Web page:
And a mother must know that she can afford to live, eat, pay her rent and her electric bill, while she is caring for her child.
Can we vote for policies that readily fund all the primary and ancillary care and support that a disabled child and his caregivers will need? Pro-lifers must consider this.
And the third reason, possibly the most important of all, that a woman might choose late-term abortion?
She thinks her child will be rejected and outcast by society, and people will treat him as if he’s less than human because he looks and behaves differently. This is also not an idle concern. More are more, we applaud leaders who encourage us to automatically reject, demonize, and physically thrust away — out of the room, out of the state, out of the country — people who don’t look and act like us.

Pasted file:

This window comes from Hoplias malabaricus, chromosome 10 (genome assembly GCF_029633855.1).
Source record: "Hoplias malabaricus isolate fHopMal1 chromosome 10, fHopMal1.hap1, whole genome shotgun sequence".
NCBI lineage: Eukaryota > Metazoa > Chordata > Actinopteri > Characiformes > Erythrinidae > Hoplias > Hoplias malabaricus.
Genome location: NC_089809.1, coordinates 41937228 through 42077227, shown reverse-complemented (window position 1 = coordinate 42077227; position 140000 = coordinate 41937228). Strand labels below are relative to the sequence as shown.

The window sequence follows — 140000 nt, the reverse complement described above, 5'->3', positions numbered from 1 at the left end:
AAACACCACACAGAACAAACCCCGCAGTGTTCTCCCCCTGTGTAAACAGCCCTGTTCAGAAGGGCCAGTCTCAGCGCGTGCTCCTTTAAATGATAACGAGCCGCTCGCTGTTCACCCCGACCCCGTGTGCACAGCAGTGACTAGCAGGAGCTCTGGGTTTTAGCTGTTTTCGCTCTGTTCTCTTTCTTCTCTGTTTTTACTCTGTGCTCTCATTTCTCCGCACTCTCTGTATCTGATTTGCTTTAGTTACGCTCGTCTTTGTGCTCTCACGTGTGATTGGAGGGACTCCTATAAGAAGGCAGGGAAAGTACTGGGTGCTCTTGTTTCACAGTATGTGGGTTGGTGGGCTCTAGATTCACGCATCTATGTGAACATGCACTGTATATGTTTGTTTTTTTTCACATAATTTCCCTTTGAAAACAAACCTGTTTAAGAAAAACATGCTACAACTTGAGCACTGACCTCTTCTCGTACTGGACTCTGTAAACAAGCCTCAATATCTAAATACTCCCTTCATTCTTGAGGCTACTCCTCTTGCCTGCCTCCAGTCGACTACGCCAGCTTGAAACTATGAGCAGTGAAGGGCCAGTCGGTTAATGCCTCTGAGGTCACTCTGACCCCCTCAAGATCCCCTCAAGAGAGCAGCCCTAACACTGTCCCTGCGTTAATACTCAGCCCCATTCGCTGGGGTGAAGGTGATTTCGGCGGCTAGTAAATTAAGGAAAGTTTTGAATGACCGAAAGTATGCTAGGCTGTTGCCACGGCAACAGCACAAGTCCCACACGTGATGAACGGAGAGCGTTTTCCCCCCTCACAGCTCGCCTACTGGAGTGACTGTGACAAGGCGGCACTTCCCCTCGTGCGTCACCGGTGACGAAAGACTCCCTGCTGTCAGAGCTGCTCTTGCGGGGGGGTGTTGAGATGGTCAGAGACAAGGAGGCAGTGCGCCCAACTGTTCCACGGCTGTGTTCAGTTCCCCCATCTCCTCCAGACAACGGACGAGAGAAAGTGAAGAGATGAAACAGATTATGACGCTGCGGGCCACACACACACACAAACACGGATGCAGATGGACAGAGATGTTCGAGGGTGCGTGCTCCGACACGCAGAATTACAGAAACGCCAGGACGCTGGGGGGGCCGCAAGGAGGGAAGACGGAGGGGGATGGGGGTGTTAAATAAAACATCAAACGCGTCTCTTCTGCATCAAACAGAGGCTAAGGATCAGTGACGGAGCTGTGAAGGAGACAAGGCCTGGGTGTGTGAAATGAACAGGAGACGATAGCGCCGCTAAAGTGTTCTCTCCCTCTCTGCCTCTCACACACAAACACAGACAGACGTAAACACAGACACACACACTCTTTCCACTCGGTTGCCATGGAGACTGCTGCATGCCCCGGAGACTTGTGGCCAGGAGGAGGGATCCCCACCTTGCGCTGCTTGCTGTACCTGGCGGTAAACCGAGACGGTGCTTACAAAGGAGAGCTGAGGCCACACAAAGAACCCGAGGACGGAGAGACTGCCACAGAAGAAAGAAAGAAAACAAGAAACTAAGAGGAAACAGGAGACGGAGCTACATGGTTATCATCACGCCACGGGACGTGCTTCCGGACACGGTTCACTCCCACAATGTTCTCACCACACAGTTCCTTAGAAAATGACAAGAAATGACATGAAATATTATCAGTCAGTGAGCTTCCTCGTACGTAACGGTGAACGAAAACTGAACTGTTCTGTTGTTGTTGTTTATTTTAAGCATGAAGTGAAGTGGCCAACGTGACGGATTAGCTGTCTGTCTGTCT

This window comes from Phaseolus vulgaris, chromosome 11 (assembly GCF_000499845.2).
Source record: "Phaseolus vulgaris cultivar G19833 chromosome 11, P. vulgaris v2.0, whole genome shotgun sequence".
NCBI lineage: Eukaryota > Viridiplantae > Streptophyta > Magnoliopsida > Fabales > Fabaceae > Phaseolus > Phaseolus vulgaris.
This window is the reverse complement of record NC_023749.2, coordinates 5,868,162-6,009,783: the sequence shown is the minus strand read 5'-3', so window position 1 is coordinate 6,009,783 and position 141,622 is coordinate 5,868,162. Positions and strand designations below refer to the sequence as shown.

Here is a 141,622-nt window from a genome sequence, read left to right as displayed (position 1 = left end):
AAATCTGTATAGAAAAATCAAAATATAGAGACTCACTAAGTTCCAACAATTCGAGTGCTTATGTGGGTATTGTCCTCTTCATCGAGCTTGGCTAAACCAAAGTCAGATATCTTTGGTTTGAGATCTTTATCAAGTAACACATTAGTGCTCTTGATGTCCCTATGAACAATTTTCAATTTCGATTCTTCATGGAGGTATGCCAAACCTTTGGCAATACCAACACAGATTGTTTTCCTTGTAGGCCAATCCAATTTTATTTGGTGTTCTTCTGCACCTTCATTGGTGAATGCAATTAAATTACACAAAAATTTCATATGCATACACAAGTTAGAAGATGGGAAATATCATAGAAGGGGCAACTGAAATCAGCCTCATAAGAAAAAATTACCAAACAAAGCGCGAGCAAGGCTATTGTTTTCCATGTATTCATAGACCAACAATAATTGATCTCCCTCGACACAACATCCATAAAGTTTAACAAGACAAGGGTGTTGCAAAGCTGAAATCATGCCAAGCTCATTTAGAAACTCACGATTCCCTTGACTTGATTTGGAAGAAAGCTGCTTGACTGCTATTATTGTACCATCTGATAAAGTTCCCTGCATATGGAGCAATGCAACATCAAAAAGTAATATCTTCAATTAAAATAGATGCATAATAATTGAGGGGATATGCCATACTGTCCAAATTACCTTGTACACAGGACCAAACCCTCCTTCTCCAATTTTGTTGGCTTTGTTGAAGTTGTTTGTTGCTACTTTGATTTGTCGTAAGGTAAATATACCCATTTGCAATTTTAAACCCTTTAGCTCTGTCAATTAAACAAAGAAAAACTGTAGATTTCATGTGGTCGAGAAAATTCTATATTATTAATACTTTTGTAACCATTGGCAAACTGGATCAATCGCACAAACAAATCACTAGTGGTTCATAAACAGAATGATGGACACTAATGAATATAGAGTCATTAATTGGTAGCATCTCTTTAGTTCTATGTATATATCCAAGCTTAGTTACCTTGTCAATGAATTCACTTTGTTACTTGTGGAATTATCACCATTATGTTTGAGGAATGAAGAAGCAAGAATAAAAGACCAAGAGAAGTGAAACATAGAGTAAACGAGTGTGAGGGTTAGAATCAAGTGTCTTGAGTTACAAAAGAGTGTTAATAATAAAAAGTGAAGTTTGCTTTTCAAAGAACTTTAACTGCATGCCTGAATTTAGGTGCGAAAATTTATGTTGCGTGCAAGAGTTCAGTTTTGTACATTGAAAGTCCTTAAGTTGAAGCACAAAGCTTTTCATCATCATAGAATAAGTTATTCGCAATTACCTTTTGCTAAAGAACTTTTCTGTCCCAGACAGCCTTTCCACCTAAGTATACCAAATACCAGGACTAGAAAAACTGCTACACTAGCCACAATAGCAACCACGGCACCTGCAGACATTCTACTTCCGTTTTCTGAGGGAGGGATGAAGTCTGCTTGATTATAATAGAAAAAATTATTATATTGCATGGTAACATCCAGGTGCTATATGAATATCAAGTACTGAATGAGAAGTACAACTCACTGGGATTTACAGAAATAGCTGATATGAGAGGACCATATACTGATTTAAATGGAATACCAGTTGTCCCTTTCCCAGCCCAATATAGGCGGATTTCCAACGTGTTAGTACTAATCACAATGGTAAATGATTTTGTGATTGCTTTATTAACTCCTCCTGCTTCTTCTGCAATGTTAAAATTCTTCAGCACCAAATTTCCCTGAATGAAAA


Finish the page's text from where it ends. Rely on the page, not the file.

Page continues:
If we learn the habit of despising the alien, this attitude will not sequester itself to one class of despised people. Hatred is hungry, and is always looking for more hateful classes of humans to consume. The one who despises the refugee, the poor, the foreigner, the helpless will also inevitably despise the baby with the malformed skull, who cannot speak, who cannot pull his own weight, who cannot give us easy, comforting answers about what life is for.
Can we vote for leaders who teach us to despise the weak? Pro-lifers must consider this.
Being pro-life means being willing to look at hard, ugly questions without easy “pro/con” answers.